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Herald Chronicle, 2018 Leadership Franklin County—7

S

olid local government often has its

arms outreached to state govern-

ment to accomplish goals, and the

Franklin County Leadership program

got the opportunity to hear personally

from Tennessee’s leaders about how it

all works together.

The final Leadership program class

trip was to Nashville on Feb. 7 with a

tour of the State Capitol building that

was built in 1845 and took 14 years to

complete.

The day began bright and early at

the Franklin County Chamber of Com-

merce to load up in vans for the hour-

and-15-minute trip toNashville.

It took some time getting through

traffic toNashville with the first thing on

the agenda being able to sit in on a 110th

General Assembly House session and

seeing how it operates daily.

The Legislative Library goes up four

stories and has a beautiful spiral stair-

case. There, the class got to hear from

several lawmakers with the whole day

being organized by Kim Reasonover,

administrative assistant for State Rep.

David Alexander fromFranklin County.

Thegovernmentpresentationsstart-

ed with Secretary of State Tre Hargett,

who is inhis third term.He took the time

to talk about some of the main details a

secretary of state handles.

Hargett talked about how part of his

job is to make sure elections throughout

the 95 counties are fairly run.

He also pointed out that Tennessee

is the lowest taxed state in the country.

Next up was Beth Harwell, house

speaker and a candidate in the upcom-

ing gubernatorial election.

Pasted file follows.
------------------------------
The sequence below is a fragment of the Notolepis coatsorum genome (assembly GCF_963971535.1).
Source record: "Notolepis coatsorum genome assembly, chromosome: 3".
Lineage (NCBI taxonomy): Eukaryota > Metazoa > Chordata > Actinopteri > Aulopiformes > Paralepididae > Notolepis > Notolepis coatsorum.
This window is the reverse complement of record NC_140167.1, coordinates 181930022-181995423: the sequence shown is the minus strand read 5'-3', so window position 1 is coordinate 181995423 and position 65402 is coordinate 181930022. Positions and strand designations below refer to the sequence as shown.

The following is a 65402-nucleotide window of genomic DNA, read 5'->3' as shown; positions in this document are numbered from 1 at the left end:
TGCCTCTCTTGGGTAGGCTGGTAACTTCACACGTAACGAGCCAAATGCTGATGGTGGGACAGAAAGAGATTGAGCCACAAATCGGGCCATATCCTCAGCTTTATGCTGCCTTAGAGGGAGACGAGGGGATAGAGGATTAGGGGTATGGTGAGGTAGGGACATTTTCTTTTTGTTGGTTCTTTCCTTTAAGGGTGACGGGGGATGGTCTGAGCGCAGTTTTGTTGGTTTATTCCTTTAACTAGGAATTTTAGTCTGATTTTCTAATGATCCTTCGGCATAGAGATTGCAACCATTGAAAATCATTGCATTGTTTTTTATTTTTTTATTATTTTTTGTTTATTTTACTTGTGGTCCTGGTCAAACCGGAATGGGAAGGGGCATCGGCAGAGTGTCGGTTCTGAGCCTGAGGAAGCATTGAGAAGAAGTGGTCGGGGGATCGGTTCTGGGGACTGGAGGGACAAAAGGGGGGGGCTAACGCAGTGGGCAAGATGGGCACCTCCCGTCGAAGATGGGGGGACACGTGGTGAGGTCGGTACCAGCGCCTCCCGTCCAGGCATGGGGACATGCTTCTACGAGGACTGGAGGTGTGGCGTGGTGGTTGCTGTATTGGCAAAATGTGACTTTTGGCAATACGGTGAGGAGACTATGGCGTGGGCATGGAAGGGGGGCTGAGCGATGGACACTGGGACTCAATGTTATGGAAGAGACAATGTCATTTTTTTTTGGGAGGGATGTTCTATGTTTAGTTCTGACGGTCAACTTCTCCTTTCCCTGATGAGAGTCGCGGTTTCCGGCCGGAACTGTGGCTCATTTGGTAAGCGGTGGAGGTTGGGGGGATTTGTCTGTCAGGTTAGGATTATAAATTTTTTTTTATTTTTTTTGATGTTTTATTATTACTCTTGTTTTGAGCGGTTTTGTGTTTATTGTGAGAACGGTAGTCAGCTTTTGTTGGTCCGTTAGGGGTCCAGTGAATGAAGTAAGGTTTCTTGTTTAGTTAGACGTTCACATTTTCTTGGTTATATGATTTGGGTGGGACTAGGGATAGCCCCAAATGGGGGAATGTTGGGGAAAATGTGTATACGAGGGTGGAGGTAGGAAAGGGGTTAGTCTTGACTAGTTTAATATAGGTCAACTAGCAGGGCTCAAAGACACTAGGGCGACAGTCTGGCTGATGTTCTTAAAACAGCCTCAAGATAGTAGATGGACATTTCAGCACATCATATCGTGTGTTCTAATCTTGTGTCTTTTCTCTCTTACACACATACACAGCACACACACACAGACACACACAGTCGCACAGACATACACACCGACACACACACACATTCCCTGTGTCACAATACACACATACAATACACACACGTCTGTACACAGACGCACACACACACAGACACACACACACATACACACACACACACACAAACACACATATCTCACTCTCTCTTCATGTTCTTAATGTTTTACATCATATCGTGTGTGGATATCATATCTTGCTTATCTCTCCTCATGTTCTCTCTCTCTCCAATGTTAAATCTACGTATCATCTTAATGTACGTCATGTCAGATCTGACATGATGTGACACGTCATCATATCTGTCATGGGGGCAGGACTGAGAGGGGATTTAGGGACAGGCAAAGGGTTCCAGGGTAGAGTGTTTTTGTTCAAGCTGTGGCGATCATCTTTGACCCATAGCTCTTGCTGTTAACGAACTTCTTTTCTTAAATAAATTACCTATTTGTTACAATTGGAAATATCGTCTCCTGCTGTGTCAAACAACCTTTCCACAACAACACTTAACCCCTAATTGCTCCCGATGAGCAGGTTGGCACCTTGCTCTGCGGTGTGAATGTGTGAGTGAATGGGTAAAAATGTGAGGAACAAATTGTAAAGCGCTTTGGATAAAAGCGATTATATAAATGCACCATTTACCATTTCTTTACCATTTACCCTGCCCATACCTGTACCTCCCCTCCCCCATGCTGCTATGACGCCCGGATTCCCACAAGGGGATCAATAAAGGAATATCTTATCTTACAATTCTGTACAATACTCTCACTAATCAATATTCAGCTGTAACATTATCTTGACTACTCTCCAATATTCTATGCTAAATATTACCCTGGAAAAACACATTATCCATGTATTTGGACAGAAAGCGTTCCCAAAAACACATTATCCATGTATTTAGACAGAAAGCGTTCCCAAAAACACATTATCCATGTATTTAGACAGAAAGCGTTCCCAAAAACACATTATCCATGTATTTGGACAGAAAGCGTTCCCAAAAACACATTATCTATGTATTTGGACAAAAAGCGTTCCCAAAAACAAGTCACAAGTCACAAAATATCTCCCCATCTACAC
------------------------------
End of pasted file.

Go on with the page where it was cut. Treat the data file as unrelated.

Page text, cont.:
Harwell equated her position as

house speaker to her career as a teacher

in how she presides over legislative dis-

cussions and how she is in charge of op-

erating themicrophones.

Harwell also said her job is to keep

the legislature on task and assign the

committees that all the representatives

sit on.

Harwell even shared how she got

into politics, and it was especially inter-

esting to learn how a girl growing up on

a Pennsylvania farm ends up speaker of

theHouse in Tennessee.

Her presentationwas followedbyLt.

Gov. and Speaker of the Senate Randy

McNally.

McNally explained that if anything

were to happen to the governor, he

would take over to lead Tennessee. Be-

ing the speaker of theHouse, in addition

to lieutenant governor, he assigns Sen-

ate committees.

McNally brought up an interesting

point that Tennessee is one of few states

that operates without debt.

After McNally, the last lawmaker

to speak was Sen. Janice Bowling, who

represents Franklin County. She talked

about how it’s important for future lead-

ers to stick up for the rural areas because

they have lost a lot of representation in

Nashville over the years.

She also said providing fiber optics

service toensure rural areas are connect-

ed to the outside world is paramount.

Following Bowling’s presentation,

lobbyist Erica Vick tried to debunk the

theory that lobbyists are the evil ones

by explaining what they do. They are a

middle man for lawmakers and compa-

nies, she said.

After Vick spoke, there was a quick

tour of the capital building and a picture

on the steps leading up towhere the rep-

resentatives and senatorsmeet.

Before the tour ended, leadership

participants ended the day by touring

the new Cordell Hull Building, which

now houses all of the legislators’ of-

fices and hearing rooms. The building is

named inhonor of the formerU.S. secre-

tary of state fromTennessee.

Drew Getty tries his hand at be-

ing a Tennessee lawmaker during

the tour of the Tennessee Capitol

building. He is believed to have

punched “yes” on an upcoming

bill.

—Staff Photo by Seth Byrd

State Government

Moore-Cortner Funeral Home

A Franklin County Tradition . . .

300 1st Ave. NW • Winchester • 967-2222

“Thank you for the trust you have placed in us for over a century.”

- Bob & Jim Cortner & Staff